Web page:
These are all valid from a theoretical standpoint, but pragmatically they are, in my opinion, very far fetched. Even if the universe is infinite, usable energy is still going to be lost everywhere in that infinite universe. So the more usable energy the universe has, the faster that usable energy will be running out, but by random chance, in an infinite universe, there is always bound to be a part that has some neg-entropy. However, the likely hood that we (or any other civilization) is going to be able to find those random parts, and stay in them (as those parts are going to change) is ridiculously improbable.
As for energy required to perform a given calculation, it is certainly possible (as he argues) that there are an infinite number of elementary particles, getting smaller, and smaller as we can detect more, but it is not at all clear that it will be possible to redesign ourselves (or any other life) to make use of this. The current paradigm has the human race becoming more "advanced" and using MORE energy on a larger scale, not less on a smaller scale.
And finally for number three. The second law of thermodynamics is not certain to hold, in the same way that I am not sure if the sun will rise tomorrow, dark energy could decay, another inflationary Big Bang could wipe out our universe. But I assume the sun will rise tomorrow, because along with every other sane person, and scientist, I use the principle of induction. The default position is to assume that it will hold, unless we are given evidence to contrary. This is why we can have theories about the end of the universe, because we assume that the laws of physics will hold. What Barnaby is doing is misplacing the Burden of proof; no scientist needs to prove that any theory he makes will hold forever into the future. If the theory fits current observations, and is tested, it is accepted, and no one complains about human uncertainty, because that is what science is all about.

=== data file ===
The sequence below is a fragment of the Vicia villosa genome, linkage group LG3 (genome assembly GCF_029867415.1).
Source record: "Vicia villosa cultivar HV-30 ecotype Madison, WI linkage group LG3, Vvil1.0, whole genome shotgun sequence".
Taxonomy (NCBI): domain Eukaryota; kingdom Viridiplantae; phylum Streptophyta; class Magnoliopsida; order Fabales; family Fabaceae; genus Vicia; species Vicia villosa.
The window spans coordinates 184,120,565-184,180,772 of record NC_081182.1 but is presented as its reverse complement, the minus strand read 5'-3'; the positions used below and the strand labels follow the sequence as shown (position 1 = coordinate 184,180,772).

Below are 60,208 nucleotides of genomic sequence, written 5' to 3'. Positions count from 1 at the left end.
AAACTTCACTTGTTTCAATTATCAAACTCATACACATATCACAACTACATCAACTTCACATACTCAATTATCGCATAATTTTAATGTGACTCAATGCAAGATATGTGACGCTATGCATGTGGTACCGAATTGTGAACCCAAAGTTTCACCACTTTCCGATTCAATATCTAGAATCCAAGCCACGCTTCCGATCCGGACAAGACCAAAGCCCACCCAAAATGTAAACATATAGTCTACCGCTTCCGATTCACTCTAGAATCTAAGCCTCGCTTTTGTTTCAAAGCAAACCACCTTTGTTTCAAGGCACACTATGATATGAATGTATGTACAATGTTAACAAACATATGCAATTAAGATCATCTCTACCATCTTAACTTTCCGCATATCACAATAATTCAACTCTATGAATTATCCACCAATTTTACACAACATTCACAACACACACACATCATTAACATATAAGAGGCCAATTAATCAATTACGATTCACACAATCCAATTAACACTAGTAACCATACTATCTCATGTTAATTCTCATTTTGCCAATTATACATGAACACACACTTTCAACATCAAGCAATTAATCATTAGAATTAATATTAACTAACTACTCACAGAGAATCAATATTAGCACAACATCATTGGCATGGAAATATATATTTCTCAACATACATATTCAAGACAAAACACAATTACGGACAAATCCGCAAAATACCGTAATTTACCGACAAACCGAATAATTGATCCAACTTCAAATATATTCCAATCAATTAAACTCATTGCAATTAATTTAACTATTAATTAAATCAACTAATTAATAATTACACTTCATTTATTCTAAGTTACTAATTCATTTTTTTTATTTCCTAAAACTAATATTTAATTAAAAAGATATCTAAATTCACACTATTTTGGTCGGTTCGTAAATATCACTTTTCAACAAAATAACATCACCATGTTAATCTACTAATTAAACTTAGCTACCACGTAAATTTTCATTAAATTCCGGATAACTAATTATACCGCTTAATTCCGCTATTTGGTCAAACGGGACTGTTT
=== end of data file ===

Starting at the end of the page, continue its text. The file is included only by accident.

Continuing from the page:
And most importantly, if Barnaby wants to doubt that one of the most well established laws of physics will hold by pointing out other failings in science, he must also doubt the continued progress of civilization that he so passionately believes in. We establish that civilization will progress in the same way that we establish that physical laws will hold: through induction. It doesn't matter that civilization hasn't always progressed, or that there have been some failings in scientific history; we can still latch onto the overall trend, and make an assumption about where things are going; in this case, I think it is that civilization will continue to progress (if we don't kill ourselves first), but that the second law of thermodynamics will end that progress eventually, along with all other progress, and life in our universe.
And finally I have a question for Barnaby. How exactly does he judge "progress", and what does it mean to him? Why isn't an empty universe in heat death, with no civilization, no life, and no suffering considered progress? There are many zen masters who would disagree with Barnaby's views. This goes back to the old is-ought problem; what Barnaby means by progress has to be physical and based on our own subjective view of complexity and intelligence. Whatever it is, it can't be moral progress, and hence, no one but a bunch of sci-fi geeks is going to give a rat's rear.